But first, of course, some background.
John Dickinson was born in 1732 on his family’s long-established tobacco plantation in Maryland’s Eastern Shore. Named Croisadore (Cross of Gold), the farm had been established several generations earlier by his English, slave-owning, Quaker great-grandfather Walter Dickinson, who emigrated to Virginia in 1654 and purchased the initial 400 acre plot on the Choptank River in 1658. Walter’s son William and grandson Samuel between them increased the family holdings to 9000 acres spread across five farms in three Maryland counties, and purchased a further 3000 acres in Delaware along the St. Jones River. All of the Dickinsons’ plantations were predicated on the use of slave labour, and proved exceedingly profitable. John Dickinson, son of Samuel, thus entered the world in a position to want for very little. As was customary among the Southern planter class, Dickinson’s parents educated their son at home for the first dozen-or-so years of his life. Paid tutors were thus a frequent part of young John’s upbringing on his father’s Poplar Hall plantation in Kent County, Delaware, most notable among them Francis Alison (a Scottish-educated clergyman) and William Killen (later the first Chief Justice of Delaware). At age eighteen Dickinson departed for Philadelphia, the largest and most cosmopolitan city in British North America, where he studied the law under English barrister John Moland. In 1753, at age 21, he then departed for England to further his education at the fabled Inns of Court. Dickinson’s four-year sojourn in the seat of empire would prove to be one of the most influential experiences of his life, and greatly shaped his perceptions of Anglo-American relations and British culture and politics, as well as his own sense of self-identification.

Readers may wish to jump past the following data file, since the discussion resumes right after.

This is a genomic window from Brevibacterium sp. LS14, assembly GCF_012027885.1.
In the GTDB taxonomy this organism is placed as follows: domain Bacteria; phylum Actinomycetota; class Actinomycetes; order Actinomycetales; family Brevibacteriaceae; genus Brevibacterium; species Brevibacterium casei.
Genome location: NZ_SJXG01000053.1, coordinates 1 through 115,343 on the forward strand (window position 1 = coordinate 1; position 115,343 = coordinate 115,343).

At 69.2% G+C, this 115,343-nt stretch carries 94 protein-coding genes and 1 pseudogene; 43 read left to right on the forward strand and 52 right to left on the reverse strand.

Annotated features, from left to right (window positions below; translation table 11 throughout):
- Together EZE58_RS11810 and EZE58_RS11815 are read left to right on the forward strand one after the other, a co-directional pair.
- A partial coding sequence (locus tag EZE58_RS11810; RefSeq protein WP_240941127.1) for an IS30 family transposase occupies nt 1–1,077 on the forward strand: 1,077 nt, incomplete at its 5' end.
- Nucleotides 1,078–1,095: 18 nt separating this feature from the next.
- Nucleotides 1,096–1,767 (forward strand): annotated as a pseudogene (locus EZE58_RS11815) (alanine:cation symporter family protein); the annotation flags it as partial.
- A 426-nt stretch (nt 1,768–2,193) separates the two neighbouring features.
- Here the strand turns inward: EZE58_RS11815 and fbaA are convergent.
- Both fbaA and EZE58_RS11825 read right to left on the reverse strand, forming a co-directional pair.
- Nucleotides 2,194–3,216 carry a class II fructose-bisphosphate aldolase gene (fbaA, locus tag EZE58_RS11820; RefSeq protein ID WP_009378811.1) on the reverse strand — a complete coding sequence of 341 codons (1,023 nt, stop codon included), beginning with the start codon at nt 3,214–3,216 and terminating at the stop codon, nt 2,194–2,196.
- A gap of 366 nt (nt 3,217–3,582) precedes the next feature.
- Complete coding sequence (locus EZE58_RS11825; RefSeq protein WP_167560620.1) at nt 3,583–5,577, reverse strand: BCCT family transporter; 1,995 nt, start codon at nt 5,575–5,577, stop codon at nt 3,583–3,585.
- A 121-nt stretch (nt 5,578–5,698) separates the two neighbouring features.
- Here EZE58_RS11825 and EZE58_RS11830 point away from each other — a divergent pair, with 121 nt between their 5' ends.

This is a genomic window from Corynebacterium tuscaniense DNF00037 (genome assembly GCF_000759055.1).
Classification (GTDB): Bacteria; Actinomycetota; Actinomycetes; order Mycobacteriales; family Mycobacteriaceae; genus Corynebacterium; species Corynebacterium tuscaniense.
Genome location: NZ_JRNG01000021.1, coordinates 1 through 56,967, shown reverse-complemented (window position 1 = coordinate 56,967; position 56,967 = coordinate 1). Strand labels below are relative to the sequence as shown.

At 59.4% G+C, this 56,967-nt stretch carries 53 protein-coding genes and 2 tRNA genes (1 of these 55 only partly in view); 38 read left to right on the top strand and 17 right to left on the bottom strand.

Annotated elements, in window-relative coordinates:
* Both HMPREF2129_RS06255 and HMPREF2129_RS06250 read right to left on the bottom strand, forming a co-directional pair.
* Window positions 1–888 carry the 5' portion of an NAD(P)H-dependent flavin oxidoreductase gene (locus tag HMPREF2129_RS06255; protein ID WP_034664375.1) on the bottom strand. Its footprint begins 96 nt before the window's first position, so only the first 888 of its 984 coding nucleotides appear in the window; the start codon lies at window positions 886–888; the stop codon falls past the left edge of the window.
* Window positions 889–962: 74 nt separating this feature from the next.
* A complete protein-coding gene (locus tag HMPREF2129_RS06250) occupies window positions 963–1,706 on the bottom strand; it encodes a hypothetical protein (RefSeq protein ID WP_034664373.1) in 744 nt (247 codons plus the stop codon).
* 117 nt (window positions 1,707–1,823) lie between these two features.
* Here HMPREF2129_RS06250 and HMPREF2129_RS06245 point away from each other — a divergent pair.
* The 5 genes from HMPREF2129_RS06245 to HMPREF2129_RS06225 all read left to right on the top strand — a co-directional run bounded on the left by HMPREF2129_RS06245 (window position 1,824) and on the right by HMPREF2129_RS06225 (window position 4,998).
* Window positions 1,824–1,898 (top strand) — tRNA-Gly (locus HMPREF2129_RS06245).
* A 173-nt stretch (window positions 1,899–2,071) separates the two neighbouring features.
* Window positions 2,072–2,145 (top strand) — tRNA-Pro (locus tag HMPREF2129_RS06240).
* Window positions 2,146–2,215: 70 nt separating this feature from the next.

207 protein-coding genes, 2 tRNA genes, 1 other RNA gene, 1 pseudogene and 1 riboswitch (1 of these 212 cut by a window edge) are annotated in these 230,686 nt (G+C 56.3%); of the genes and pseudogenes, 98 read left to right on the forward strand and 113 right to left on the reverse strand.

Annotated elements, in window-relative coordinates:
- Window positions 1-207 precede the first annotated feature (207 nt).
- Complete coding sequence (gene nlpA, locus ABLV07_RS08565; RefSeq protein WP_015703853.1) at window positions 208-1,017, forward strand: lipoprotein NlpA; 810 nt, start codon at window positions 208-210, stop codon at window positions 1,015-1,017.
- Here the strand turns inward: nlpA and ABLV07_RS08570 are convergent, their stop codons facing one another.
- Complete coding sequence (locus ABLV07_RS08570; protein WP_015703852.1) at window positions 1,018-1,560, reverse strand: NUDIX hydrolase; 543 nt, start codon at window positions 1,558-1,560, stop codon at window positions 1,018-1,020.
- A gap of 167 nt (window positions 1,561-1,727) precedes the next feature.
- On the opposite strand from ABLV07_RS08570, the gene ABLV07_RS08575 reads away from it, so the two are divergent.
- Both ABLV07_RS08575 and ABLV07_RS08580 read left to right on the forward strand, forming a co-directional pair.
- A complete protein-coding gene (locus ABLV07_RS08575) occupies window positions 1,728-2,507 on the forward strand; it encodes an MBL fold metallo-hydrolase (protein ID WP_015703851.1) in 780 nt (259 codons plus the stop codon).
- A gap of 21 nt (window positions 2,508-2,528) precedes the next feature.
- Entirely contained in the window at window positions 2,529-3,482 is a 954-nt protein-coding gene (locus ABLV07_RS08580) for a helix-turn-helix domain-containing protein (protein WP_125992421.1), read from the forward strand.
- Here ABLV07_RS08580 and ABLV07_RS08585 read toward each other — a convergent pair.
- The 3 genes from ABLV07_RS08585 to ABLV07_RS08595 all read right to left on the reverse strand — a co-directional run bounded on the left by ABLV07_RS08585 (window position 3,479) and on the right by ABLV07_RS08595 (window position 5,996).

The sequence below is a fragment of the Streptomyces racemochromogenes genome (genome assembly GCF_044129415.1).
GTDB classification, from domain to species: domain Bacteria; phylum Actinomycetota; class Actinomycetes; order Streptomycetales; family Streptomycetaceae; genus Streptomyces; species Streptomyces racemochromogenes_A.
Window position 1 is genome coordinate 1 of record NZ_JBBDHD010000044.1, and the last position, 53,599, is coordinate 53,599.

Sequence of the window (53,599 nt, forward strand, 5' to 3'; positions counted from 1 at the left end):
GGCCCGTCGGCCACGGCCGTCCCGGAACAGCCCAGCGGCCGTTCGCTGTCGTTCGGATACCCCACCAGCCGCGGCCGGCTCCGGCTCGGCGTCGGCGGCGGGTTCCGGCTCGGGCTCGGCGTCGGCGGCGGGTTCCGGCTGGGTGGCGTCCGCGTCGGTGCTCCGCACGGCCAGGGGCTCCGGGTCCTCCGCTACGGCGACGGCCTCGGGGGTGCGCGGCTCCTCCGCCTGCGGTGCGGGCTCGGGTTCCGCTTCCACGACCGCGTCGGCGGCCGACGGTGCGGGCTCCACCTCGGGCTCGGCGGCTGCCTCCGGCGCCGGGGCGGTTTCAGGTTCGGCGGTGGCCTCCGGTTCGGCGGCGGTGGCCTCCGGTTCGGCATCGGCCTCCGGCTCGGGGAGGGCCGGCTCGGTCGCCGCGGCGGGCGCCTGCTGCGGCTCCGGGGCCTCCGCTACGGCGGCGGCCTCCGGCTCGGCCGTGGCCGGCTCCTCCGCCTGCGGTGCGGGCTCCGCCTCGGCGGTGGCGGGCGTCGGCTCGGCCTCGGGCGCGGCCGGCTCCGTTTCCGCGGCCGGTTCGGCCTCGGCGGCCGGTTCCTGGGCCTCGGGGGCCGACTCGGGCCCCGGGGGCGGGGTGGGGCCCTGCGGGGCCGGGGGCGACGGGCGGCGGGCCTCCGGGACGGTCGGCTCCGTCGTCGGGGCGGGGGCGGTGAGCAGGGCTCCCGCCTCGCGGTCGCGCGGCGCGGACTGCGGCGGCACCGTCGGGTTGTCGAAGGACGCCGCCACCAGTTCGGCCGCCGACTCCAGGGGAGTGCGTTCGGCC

For the record, the Inns of Court were, and are, a collection of four professional/educational associations (Gray’s Inn, Lincoln’s Inn, Middle Temple, and Inner Temple) located in the City of London that hold certain exclusive privileges concerning members of the English legal profession. They are the sole authority permitted to call qualified students who have been properly examined to the bar; thus, no person may become a barrister in England or Wales without also being a member of one of the Inns. While this is no longer a major function of their existence, having become more professional guilds than schools, during John Dickinson’s lifetime the Inns were also the premier purveyors of a legal education in the British Empire. For an American colonial to receive an education at one of the Inns was considered a sign of particular wealth and refinement to which only the most well-to-do could aspire. The norm for most young men in the American colonies seeking to enter the legal profession was to study under an established barrister for a number of years, read the classic texts of the English Common Law (Blackstone’s Commentaries chief among them), and take the bar in their respective colony. Studying at the Inns was far beyond the means of the great majority of families in colonial America, and so Dickinson’s time at Middle Temple, between 1753 and 1757, represented both a personal as well as familial achievement.